However, white women notably don’t attain the knowledge or experience that people of color do to lampoon their own privilege and oppressive behaviors in an accurate, incisive way.

Plus, in these narratives, the Black people are almost always tasked with the grateful role signaling the absurdity and ignorance of their white counterparts—like Rowan, an otherwise unamusing character, but also a Black homeless woman who appears in several scenes to roll her eyes and snap at Danni for being a privileged white lady, essentially. This inclination is felt into overdrive in Not Okay‘s “cathartic” final scene.

Maybe I’d be more forgiving of Not Okay‘s empty comment if it was somewhat well-made. But the sloppy camera work, awkward pauses, inconsistent stylistic choices, and aggressively unfunny script (Dylan O’Brien, I’m so sorry) make it a mess overall. And the performances suffer because of it.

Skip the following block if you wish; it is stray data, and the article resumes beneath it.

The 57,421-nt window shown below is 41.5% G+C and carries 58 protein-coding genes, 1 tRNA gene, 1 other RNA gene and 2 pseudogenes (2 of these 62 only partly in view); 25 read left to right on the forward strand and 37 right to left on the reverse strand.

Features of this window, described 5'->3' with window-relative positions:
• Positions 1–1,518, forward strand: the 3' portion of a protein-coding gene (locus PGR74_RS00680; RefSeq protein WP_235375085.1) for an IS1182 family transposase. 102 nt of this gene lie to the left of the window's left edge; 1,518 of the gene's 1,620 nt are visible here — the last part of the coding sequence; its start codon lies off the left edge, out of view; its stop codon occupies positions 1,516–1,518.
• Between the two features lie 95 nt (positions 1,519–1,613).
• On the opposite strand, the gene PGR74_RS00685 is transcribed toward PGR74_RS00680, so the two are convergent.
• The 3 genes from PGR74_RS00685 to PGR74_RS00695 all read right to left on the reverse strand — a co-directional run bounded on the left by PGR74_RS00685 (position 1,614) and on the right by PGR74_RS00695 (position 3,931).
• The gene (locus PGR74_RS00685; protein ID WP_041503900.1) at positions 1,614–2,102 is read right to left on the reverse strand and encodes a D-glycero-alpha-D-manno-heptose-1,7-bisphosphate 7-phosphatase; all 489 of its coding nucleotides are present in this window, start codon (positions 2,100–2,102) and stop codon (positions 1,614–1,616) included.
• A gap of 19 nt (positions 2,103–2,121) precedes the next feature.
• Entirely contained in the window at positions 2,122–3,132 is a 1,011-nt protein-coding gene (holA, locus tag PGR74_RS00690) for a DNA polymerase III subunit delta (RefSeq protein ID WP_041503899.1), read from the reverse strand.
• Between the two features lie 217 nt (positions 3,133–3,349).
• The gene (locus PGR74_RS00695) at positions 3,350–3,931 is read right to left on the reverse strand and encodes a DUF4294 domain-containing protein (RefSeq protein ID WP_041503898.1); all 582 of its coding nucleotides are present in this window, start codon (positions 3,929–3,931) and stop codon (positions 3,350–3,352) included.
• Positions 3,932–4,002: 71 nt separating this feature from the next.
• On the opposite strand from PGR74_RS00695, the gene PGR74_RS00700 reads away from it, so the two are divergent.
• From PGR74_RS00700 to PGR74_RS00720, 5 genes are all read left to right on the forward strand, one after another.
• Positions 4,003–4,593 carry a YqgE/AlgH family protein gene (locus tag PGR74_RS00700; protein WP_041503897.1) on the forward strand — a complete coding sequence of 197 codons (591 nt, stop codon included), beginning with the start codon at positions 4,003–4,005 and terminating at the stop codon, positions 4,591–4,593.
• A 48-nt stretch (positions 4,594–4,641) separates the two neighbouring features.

Since Danni is so thinly written, Deutch doesn’t seem to understand what character she’s playing and is less self-possessed as an actor than in her previous work—as is O’Brien, who pops up throughout the film to do a humorless, half-hearted Jack Harlow schtick that never lands. Isaac as a grieving, exasperated teenager is arguably the best the film has to offer.

Overall, Not Okay is another unfortunate entry in the liberal-guilt canon of movies and television that we just have to deal with now, apparently. If, like me, the promise of O’Brien wearing bleach-blonde hair lured you to this movie, I strongly recommend just staring at the on-set photos.